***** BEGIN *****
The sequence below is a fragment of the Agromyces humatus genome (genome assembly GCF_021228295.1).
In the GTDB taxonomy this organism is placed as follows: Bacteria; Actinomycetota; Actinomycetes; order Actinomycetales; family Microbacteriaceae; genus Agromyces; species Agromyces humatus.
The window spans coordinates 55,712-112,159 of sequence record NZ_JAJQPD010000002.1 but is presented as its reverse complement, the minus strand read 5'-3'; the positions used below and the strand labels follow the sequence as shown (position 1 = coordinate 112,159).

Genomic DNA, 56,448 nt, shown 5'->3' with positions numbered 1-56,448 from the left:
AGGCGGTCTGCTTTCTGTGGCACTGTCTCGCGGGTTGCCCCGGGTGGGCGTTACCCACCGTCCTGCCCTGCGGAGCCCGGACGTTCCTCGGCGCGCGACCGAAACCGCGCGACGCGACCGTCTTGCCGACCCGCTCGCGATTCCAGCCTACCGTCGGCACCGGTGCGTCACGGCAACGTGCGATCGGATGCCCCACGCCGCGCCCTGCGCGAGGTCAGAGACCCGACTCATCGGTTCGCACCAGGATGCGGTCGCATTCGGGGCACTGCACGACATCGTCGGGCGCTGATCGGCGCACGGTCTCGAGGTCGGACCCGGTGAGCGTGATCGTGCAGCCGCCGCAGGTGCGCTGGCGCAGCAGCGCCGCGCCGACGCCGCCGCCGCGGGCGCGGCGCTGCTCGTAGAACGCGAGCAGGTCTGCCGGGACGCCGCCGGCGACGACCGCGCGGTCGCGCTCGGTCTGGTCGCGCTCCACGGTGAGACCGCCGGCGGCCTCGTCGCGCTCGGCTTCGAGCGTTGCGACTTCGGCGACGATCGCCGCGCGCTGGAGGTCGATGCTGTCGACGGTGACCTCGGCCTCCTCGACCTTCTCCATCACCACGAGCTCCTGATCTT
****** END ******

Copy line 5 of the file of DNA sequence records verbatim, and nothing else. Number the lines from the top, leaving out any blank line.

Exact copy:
AGGCGGTCTGCTTTCTGTGGCACTGTCTCGCGGGTTGCCCCGGGTGGGCGTTACCCACCGTCCTGCCCTGCGGAGCCCGGACGTTCCTCGGCGCGCGACCGAAACCGCGCGACGCGACCGTCTTGCCGACCCGCTCGCGATTCCAGCCTACCGTCGGCACCGGTGCGTCACGGCAACGTGCGATCGGATGCCCCACGCCGCGCCCTGCGCGAGGTCAGAGACCCGACTCATCGGTTCGCACCAGGATGCGGTCGCATTCGGGGCACTGCACGACATCGTCGGGCGCTGATCGGCGCACGGTCTCGAGGTCGGACCCGGTGAGCGTGATCGTGCAGCCGCCGCAGGTGCGCTGGCGCAGCAGCGCCGCGCCGACGCCGCCGCCGCGGGCGCGGCGCTGCTCGTAGAACGCGAGCAGGTCTGCCGGGACGCCGCCGGCGACGACCGCGCGGTCGCGCTCGGTCTGGTCGCGCTCCACGGTGAGACCGCCGGCGGCCTCGTCGCGCTCGGCTTCGAGCGTTGCGACTTCGGCGACGATCGCCGCGCGCTGGAGGTCGATGCTGTCGACGGTGACCTCGGCCTCCTCGACCTTCTCCATCACCACGAGCTCCTGATCTT